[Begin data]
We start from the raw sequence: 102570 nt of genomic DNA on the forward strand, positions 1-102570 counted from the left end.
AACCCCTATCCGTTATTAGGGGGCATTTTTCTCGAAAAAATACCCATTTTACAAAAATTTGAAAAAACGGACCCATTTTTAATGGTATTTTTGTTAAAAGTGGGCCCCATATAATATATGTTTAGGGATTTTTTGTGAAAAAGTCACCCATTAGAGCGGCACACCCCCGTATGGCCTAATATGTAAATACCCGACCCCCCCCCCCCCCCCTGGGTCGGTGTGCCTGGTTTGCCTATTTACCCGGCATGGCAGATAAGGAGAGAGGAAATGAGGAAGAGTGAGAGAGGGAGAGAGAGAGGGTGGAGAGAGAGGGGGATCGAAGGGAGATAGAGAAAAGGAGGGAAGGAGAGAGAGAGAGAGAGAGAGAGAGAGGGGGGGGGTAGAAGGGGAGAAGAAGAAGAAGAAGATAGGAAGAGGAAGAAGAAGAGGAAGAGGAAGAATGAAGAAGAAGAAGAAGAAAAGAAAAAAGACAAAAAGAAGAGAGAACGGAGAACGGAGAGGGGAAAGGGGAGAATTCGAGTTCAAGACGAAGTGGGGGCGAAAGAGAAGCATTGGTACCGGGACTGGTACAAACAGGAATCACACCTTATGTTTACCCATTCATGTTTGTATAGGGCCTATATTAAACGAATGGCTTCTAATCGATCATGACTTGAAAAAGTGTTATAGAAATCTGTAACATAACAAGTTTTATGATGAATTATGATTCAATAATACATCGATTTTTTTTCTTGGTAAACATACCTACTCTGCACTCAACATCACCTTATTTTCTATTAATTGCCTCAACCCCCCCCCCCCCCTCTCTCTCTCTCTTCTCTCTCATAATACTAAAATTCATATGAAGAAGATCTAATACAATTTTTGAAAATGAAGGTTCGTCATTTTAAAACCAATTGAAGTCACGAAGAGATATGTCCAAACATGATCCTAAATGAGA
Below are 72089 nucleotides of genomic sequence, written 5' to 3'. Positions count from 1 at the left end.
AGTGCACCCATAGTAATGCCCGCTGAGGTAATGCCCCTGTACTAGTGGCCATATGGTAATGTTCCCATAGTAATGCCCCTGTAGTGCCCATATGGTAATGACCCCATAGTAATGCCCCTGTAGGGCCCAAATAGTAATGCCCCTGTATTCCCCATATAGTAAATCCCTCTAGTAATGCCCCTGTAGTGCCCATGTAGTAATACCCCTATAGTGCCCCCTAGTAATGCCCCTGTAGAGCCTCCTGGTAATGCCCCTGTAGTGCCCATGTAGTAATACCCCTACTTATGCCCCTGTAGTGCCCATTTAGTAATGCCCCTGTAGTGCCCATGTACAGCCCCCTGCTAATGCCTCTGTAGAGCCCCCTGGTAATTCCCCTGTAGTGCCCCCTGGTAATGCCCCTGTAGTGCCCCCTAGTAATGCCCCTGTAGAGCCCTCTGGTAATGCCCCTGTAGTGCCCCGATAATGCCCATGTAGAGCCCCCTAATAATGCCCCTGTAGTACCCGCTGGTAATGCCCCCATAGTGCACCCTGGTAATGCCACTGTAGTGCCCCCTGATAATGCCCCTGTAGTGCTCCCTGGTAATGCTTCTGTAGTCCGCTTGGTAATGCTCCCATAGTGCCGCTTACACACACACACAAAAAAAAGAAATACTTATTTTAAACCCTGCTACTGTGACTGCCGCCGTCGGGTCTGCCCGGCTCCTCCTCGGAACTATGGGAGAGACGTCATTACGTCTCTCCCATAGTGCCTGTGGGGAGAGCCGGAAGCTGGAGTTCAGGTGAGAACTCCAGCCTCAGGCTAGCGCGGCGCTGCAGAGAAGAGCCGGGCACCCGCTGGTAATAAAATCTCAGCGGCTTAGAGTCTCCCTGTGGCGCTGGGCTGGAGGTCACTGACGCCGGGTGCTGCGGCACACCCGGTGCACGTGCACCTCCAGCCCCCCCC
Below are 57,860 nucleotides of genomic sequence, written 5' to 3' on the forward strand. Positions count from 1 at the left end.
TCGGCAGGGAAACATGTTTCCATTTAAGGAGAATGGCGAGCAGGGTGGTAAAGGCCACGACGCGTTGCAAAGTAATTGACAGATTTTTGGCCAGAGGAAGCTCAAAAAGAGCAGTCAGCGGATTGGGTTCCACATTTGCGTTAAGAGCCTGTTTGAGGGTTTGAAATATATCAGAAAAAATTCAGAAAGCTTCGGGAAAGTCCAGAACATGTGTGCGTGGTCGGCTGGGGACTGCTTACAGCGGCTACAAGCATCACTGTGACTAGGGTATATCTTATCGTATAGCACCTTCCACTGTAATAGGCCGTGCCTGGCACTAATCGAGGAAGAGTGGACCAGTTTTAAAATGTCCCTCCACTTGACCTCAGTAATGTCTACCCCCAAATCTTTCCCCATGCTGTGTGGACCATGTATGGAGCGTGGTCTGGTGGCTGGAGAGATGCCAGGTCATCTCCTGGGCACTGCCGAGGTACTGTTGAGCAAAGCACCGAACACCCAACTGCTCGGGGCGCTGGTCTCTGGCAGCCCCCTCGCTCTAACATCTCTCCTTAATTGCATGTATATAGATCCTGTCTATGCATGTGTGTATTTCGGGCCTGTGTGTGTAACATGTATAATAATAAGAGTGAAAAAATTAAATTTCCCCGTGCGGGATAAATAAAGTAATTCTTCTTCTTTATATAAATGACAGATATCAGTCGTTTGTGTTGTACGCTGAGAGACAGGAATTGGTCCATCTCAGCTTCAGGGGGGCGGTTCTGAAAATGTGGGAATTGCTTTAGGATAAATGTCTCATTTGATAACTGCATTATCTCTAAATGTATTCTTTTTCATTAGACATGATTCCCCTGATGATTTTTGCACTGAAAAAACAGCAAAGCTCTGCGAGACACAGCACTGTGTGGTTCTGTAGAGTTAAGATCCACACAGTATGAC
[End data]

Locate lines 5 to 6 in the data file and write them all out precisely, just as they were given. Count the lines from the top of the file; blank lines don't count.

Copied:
Below are 57,860 nucleotides of genomic sequence, written 5' to 3' on the forward strand. Positions count from 1 at the left end.
TCGGCAGGGAAACATGTTTCCATTTAAGGAGAATGGCGAGCAGGGTGGTAAAGGCCACGACGCGTTGCAAAGTAATTGACAGATTTTTGGCCAGAGGAAGCTCAAAAAGAGCAGTCAGCGGATTGGGTTCCACATTTGCGTTAAGAGCCTGTTTGAGGGTTTGAAATATATCAGAAAAAATTCAGAAAGCTTCGGGAAAGTCCAGAACATGTGTGCGTGGTCGGCTGGGGACTGCTTACAGCGGCTACAAGCATCACTGTGACTAGGGTATATCTTATCGTATAGCACCTTCCACTGTAATAGGCCGTGCCTGGCACTAATCGAGGAAGAGTGGACCAGTTTTAAAATGTCCCTCCACTTGACCTCAGTAATGTCTACCCCCAAATCTTTCCCCATGCTGTGTGGACCATGTATGGAGCGTGGTCTGGTGGCTGGAGAGATGCCAGGTCATCTCCTGGGCACTGCCGAGGTACTGTTGAGCAAAGCACCGAACACCCAACTGCTCGGGGCGCTGGTCTCTGGCAGCCCCCTCGCTCTAACATCTCTCCTTAATTGCATGTATATAGATCCTGTCTATGCATGTGTGTATTTCGGGCCTGTGTGTGTAACATGTATAATAATAAGAGTGAAAAAATTAAATTTCCCCGTGCGGGATAAATAAAGTAATTCTTCTTCTTTATATAAATGACAGATATCAGTCGTTTGTGTTGTACGCTGAGAGACAGGAATTGGTCCATCTCAGCTTCAGGGGGGCGGTTCTGAAAATGTGGGAATTGCTTTAGGATAAATGTCTCATTTGATAACTGCATTATCTCTAAATGTATTCTTTTTCATTAGACATGATTCCCCTGATGATTTTTGCACTGAAAAAACAGCAAAGCTCTGCGAGACACAGCACTGTGTGGTTCTGTAGAGTTAAGATCCACACAGTATGAC